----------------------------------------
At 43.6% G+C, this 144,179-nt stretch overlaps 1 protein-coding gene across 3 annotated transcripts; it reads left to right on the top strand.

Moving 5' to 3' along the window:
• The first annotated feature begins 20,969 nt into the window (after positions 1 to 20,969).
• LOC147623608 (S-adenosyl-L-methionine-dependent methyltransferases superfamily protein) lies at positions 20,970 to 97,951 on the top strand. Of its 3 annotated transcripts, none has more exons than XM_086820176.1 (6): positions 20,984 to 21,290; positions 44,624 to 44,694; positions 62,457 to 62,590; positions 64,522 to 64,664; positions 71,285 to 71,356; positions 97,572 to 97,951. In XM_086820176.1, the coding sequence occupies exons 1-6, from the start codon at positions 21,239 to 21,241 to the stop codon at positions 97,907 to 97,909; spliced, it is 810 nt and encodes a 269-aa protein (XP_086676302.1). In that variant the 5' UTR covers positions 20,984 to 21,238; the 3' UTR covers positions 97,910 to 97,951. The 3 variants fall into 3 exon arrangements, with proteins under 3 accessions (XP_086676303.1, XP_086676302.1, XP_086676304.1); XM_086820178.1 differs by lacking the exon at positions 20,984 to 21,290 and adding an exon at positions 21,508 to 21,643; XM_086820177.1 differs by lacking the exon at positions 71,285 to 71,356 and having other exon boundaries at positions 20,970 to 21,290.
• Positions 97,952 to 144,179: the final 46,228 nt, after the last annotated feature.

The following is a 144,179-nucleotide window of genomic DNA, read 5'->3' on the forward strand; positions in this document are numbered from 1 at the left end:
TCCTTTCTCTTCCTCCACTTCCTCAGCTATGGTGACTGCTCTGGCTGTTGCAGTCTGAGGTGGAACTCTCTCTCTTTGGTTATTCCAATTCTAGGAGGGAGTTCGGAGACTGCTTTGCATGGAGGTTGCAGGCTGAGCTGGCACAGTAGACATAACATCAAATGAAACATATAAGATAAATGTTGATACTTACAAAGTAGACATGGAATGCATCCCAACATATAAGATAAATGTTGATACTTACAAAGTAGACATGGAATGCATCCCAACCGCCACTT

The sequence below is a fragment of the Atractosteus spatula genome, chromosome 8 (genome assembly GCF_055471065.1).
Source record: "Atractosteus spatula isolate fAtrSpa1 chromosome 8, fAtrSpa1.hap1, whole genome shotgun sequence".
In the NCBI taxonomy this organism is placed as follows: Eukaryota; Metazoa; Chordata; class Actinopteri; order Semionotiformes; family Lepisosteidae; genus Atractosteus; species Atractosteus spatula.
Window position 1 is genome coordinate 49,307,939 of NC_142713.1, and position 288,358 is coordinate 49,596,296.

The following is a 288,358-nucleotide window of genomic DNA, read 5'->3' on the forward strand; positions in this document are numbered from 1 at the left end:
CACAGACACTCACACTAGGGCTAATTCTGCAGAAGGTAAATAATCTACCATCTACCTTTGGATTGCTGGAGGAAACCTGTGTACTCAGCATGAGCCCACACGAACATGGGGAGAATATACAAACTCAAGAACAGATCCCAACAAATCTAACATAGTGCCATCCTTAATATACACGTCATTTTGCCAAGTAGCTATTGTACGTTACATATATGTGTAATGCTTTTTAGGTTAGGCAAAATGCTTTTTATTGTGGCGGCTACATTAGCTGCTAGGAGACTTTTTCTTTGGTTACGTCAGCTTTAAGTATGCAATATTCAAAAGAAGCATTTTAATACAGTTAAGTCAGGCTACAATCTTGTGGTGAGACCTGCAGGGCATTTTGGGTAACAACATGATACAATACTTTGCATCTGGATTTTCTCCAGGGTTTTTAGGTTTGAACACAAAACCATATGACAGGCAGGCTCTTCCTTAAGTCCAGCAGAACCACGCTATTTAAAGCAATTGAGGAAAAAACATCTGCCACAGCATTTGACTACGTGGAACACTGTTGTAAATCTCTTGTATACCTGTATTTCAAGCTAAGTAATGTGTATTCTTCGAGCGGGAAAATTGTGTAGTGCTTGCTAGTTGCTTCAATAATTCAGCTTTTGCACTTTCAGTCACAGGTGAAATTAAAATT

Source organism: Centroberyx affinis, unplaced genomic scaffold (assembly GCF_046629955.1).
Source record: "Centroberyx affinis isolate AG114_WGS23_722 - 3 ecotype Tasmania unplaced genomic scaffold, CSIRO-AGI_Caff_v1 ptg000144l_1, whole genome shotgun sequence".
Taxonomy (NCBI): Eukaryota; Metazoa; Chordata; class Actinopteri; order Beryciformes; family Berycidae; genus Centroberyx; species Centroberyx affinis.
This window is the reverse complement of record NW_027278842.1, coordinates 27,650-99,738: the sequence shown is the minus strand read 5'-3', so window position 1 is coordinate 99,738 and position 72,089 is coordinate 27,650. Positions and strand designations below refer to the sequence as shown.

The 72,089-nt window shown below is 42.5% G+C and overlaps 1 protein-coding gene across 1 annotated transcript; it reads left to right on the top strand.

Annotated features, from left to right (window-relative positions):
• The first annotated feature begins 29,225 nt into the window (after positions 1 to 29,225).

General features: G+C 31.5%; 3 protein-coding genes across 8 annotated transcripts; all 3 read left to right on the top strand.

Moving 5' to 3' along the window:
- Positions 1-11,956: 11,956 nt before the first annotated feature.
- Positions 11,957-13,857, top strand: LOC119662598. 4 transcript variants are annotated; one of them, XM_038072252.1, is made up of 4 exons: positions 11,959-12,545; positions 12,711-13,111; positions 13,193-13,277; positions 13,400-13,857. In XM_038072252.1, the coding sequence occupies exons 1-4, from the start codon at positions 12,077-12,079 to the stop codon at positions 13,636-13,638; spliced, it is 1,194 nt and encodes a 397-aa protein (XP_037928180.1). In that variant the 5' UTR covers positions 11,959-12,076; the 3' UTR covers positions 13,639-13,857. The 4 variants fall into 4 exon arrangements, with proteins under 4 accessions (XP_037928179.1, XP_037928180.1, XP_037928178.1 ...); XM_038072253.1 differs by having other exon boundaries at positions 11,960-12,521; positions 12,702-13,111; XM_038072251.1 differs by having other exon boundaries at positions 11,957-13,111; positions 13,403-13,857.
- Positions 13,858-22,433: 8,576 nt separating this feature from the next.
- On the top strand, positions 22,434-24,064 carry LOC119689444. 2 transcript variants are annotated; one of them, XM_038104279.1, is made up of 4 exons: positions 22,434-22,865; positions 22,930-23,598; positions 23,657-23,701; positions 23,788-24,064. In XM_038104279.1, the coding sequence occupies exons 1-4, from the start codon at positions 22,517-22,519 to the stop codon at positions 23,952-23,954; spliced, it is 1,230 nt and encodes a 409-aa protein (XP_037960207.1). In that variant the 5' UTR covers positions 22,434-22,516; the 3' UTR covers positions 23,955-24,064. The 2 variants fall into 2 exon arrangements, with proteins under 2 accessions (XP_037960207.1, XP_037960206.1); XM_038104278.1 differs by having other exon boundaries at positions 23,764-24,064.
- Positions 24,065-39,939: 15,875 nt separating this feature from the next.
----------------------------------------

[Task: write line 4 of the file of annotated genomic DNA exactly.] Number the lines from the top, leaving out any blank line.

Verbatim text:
• LOC147623608 (S-adenosyl-L-methionine-dependent methyltransferases superfamily protein) lies at positions 20,970 to 97,951 on the top strand. Of its 3 annotated transcripts, none has more exons than XM_086820176.1 (6): positions 20,984 to 21,290; positions 44,624 to 44,694; positions 62,457 to 62,590; positions 64,522 to 64,664; positions 71,285 to 71,356; positions 97,572 to 97,951. In XM_086820176.1, the coding sequence occupies exons 1-6, from the start codon at positions 21,239 to 21,241 to the stop codon at positions 97,907 to 97,909; spliced, it is 810 nt and encodes a 269-aa protein (XP_086676302.1). In that variant the 5' UTR covers positions 20,984 to 21,238; the 3' UTR covers positions 97,910 to 97,951. The 3 variants fall into 3 exon arrangements, with proteins under 3 accessions (XP_086676303.1, XP_086676302.1, XP_086676304.1); XM_086820178.1 differs by lacking the exon at positions 20,984 to 21,290 and adding an exon at positions 21,508 to 21,643; XM_086820177.1 differs by lacking the exon at positions 71,285 to 71,356 and having other exon boundaries at positions 20,970 to 21,290.